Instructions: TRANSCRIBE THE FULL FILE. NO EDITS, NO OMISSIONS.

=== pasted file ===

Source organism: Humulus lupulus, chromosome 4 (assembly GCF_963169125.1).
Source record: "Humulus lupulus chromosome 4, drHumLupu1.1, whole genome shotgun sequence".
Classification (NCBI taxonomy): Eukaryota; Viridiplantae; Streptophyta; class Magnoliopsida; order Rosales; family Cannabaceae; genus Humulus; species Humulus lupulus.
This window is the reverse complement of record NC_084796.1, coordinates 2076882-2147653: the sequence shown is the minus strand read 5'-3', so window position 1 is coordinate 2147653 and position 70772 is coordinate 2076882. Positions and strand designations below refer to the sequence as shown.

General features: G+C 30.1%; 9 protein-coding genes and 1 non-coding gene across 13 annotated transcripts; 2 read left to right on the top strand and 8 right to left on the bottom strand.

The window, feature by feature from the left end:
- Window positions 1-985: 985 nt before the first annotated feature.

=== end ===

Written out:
Source organism: Humulus lupulus, chromosome 4 (assembly GCF_963169125.1).
Source record: "Humulus lupulus chromosome 4, drHumLupu1.1, whole genome shotgun sequence".
Classification (NCBI taxonomy): Eukaryota; Viridiplantae; Streptophyta; class Magnoliopsida; order Rosales; family Cannabaceae; genus Humulus; species Humulus lupulus.
This window is the reverse complement of record NC_084796.1, coordinates 2076882-2147653: the sequence shown is the minus strand read 5'-3', so window position 1 is coordinate 2147653 and position 70772 is coordinate 2076882. Positions and strand designations below refer to the sequence as shown.

General features: G+C 30.1%; 9 protein-coding genes and 1 non-coding gene across 13 annotated transcripts; 2 read left to right on the top strand and 8 right to left on the bottom strand.

The window, feature by feature from the left end:
- Window positions 1-985: 985 nt before the first annotated feature.